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A new report, The Wheel of Life: Food, Climate, Human Rights and the Economy, examines how major crises of our day-hunger, climate change, and more-are deeply interlinked. Yet too often government and international institutions address these issues as if they are disconnected from one another. Consequently, many policies do not fully tackle root causes and, as a result, global calamities can intensify.
Confronting global hunger serves as one example. World leaders on all sides of the political spectrum uniformly repeat that economic growth is needed to address hunger and poverty. Yet economic growth is often related to intensive industrial activities that contribute to global warming, which in turn, negatively impacts the ability to grow food.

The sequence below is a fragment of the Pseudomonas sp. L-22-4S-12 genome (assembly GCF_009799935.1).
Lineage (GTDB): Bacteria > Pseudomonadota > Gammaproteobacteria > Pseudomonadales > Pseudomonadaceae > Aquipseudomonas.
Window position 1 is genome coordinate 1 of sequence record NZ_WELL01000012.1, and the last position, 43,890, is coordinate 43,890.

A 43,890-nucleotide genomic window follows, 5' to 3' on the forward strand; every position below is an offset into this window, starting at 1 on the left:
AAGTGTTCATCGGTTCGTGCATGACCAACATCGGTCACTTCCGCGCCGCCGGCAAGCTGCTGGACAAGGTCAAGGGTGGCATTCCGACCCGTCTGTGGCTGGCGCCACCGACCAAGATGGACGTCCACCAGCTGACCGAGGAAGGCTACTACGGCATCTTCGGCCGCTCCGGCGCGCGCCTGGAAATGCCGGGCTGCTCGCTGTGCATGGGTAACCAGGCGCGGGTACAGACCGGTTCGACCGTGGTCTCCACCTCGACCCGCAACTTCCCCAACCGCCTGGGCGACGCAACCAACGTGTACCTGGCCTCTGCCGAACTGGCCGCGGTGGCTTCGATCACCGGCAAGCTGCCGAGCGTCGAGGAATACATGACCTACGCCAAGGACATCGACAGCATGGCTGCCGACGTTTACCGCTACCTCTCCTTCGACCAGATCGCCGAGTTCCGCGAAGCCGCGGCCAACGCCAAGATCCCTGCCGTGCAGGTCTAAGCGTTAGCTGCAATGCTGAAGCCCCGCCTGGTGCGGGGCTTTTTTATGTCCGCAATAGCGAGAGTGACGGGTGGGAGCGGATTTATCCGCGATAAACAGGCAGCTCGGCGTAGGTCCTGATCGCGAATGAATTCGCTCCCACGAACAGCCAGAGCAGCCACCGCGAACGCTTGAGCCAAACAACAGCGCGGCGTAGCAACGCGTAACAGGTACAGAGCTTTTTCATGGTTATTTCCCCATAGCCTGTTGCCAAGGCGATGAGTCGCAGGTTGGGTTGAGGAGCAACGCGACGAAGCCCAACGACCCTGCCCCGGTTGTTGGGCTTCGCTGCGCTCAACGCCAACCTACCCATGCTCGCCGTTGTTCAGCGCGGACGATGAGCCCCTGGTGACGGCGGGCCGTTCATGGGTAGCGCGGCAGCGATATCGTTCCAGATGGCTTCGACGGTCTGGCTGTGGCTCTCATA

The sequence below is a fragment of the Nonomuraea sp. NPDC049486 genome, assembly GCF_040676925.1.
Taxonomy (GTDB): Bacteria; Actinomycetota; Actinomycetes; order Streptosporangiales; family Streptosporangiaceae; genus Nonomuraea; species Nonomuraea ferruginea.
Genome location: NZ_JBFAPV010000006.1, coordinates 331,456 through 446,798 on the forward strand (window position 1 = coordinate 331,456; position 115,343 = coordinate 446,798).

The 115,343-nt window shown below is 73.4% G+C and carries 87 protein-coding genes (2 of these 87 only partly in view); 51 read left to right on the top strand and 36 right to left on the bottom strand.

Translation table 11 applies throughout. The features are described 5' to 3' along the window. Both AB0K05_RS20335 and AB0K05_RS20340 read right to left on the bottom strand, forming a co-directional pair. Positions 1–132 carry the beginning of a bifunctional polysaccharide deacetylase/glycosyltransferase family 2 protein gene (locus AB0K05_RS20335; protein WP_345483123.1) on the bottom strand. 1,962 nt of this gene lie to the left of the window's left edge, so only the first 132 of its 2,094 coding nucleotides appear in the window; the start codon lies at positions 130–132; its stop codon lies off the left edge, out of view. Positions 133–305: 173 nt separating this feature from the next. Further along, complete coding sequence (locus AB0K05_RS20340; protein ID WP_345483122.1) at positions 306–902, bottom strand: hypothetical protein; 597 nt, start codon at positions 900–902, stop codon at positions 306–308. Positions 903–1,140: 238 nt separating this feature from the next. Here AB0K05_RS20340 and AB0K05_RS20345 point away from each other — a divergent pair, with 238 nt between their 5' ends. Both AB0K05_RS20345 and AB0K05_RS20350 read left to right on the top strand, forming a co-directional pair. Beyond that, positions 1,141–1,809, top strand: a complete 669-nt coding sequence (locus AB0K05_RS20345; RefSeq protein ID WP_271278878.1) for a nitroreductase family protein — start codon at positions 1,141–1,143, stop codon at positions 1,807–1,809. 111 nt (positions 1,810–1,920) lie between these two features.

To illustrate another link between economic growth and food insecurity-even though economic growth indicators have risen in many countries over the last decade, hunger rates have increased alarmingly within the last several years. The report highlights how economic and trade policies may spur growth for a limited number of financial actors and institutions, but undermine the ability of small-scale farmers and rural communities to be self-sufficient in providing food for local populations.